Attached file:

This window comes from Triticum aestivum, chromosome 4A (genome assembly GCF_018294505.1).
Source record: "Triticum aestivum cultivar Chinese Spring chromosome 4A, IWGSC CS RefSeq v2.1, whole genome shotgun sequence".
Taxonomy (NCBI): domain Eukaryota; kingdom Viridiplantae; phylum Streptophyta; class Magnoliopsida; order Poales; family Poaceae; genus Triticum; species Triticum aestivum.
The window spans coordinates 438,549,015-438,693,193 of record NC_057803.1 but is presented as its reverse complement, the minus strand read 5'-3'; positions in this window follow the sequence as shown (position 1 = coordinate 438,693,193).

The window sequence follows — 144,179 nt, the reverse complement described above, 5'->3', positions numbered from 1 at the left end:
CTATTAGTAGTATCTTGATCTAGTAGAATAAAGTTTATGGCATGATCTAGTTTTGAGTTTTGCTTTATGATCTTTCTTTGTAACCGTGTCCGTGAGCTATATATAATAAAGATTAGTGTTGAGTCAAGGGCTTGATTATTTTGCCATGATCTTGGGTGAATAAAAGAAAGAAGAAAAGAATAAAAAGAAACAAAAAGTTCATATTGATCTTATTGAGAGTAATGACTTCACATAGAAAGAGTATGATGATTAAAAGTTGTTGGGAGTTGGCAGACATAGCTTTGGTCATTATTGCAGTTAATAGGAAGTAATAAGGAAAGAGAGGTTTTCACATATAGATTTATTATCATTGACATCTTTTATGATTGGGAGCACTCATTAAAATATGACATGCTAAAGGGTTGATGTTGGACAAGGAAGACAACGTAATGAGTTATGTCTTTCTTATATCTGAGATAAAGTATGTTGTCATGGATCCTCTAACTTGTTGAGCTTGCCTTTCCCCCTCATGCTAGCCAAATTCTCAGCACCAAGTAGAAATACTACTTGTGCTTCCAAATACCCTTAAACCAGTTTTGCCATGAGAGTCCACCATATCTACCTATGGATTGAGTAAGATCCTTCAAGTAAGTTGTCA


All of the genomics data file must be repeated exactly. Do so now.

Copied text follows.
This window comes from Triticum aestivum, chromosome 4A (genome assembly GCF_018294505.1).
Source record: "Triticum aestivum cultivar Chinese Spring chromosome 4A, IWGSC CS RefSeq v2.1, whole genome shotgun sequence".
Taxonomy (NCBI): domain Eukaryota; kingdom Viridiplantae; phylum Streptophyta; class Magnoliopsida; order Poales; family Poaceae; genus Triticum; species Triticum aestivum.
The window spans coordinates 438,549,015-438,693,193 of record NC_057803.1 but is presented as its reverse complement, the minus strand read 5'-3'; positions in this window follow the sequence as shown (position 1 = coordinate 438,693,193).

The window sequence follows — 144,179 nt, the reverse complement described above, 5'->3', positions numbered from 1 at the left end:
CTATTAGTAGTATCTTGATCTAGTAGAATAAAGTTTATGGCATGATCTAGTTTTGAGTTTTGCTTTATGATCTTTCTTTGTAACCGTGTCCGTGAGCTATATATAATAAAGATTAGTGTTGAGTCAAGGGCTTGATTATTTTGCCATGATCTTGGGTGAATAAAAGAAAGAAGAAAAGAATAAAAAGAAACAAAAAGTTCATATTGATCTTATTGAGAGTAATGACTTCACATAGAAAGAGTATGATGATTAAAAGTTGTTGGGAGTTGGCAGACATAGCTTTGGTCATTATTGCAGTTAATAGGAAGTAATAAGGAAAGAGAGGTTTTCACATATAGATTTATTATCATTGACATCTTTTATGATTGGGAGCACTCATTAAAATATGACATGCTAAAGGGTTGATGTTGGACAAGGAAGACAACGTAATGAGTTATGTCTTTCTTATATCTGAGATAAAGTATGTTGTCATGGATCCTCTAACTTGTTGAGCTTGCCTTTCCCCCTCATGCTAGCCAAATTCTCAGCACCAAGTAGAAATACTACTTGTGCTTCCAAATACCCTTAAACCAGTTTTGCCATGAGAGTCCACCATATCTACCTATGGATTGAGTAAGATCCTTCAAGTAAGTTGTCA